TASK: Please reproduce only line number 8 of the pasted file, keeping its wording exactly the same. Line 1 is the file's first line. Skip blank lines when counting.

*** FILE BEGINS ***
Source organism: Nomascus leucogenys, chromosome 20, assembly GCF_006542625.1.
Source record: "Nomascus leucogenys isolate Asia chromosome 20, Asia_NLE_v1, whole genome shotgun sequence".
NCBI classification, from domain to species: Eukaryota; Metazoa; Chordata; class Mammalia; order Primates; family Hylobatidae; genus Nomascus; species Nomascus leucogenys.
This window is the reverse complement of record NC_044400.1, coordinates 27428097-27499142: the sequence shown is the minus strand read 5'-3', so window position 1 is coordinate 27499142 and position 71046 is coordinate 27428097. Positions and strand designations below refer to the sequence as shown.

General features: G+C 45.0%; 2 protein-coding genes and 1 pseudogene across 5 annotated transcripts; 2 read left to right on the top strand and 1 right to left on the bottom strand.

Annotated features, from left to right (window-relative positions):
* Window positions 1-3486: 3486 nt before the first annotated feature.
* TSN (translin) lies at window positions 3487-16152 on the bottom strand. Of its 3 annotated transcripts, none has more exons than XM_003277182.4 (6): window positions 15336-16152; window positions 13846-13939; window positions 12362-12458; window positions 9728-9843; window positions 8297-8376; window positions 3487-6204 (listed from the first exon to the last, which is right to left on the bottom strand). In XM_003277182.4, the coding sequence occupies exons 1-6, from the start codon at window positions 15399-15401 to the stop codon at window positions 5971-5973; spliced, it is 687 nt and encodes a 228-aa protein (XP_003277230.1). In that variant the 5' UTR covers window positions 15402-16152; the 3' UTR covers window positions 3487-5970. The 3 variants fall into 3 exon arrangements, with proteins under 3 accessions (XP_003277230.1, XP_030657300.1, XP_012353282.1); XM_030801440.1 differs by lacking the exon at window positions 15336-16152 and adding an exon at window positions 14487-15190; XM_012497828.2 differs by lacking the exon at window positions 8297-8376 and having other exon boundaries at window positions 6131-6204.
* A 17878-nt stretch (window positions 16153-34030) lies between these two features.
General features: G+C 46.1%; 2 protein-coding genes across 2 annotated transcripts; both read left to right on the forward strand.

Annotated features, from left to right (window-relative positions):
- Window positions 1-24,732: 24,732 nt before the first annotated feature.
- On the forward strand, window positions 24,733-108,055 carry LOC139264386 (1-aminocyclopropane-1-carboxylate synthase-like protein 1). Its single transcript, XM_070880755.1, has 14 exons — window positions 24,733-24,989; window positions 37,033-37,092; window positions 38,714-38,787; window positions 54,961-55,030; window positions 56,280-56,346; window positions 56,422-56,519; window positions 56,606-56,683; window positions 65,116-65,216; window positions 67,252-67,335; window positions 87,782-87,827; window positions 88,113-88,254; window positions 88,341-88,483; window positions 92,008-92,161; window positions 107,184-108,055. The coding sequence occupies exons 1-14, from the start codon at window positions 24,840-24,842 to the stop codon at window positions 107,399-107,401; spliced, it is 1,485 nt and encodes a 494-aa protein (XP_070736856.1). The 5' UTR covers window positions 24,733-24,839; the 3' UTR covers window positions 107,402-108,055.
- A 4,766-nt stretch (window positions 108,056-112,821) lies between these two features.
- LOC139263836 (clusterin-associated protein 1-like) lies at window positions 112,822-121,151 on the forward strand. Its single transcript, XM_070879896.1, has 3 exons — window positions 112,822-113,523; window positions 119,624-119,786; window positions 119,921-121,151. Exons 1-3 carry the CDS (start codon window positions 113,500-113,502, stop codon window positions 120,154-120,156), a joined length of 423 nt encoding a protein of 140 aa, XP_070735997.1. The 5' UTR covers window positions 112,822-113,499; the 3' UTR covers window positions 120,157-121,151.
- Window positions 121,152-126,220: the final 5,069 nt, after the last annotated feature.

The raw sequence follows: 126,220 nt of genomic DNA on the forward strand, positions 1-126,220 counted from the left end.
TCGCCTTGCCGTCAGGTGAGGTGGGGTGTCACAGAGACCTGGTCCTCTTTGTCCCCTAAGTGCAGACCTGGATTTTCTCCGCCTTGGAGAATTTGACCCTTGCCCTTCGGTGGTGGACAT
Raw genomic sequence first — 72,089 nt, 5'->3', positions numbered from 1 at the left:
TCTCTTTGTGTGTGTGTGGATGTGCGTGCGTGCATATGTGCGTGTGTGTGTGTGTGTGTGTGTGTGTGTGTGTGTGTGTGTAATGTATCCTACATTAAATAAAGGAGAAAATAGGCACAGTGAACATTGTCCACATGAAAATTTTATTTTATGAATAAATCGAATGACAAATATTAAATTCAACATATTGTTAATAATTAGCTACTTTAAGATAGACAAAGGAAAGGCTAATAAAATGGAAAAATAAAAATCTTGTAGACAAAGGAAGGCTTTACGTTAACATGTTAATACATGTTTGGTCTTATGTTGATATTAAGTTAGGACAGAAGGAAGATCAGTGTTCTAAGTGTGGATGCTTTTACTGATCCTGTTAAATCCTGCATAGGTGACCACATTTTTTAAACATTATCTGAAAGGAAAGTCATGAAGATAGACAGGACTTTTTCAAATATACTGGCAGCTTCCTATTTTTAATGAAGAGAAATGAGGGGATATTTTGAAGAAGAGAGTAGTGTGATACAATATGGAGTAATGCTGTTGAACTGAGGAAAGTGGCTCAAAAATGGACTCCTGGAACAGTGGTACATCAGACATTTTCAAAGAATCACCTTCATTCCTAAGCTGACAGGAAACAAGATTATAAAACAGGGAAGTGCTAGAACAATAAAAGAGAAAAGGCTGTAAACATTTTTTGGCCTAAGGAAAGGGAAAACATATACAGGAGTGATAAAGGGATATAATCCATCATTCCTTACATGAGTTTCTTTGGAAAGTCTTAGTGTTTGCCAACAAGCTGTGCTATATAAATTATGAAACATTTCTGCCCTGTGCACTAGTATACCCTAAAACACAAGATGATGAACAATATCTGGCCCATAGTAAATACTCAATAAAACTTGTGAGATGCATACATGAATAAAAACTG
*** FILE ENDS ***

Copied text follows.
* TSN (translin) lies at window positions 3487-16152 on the bottom strand. Of its 3 annotated transcripts, none has more exons than XM_003277182.4 (6): window positions 15336-16152; window positions 13846-13939; window positions 12362-12458; window positions 9728-9843; window positions 8297-8376; window positions 3487-6204 (listed from the first exon to the last, which is right to left on the bottom strand). In XM_003277182.4, the coding sequence occupies exons 1-6, from the start codon at window positions 15399-15401 to the stop codon at window positions 5971-5973; spliced, it is 687 nt and encodes a 228-aa protein (XP_003277230.1). In that variant the 5' UTR covers window positions 15402-16152; the 3' UTR covers window positions 3487-5970. The 3 variants fall into 3 exon arrangements, with proteins under 3 accessions (XP_003277230.1, XP_030657300.1, XP_012353282.1); XM_030801440.1 differs by lacking the exon at window positions 15336-16152 and adding an exon at window positions 14487-15190; XM_012497828.2 differs by lacking the exon at window positions 8297-8376 and having other exon boundaries at window positions 6131-6204.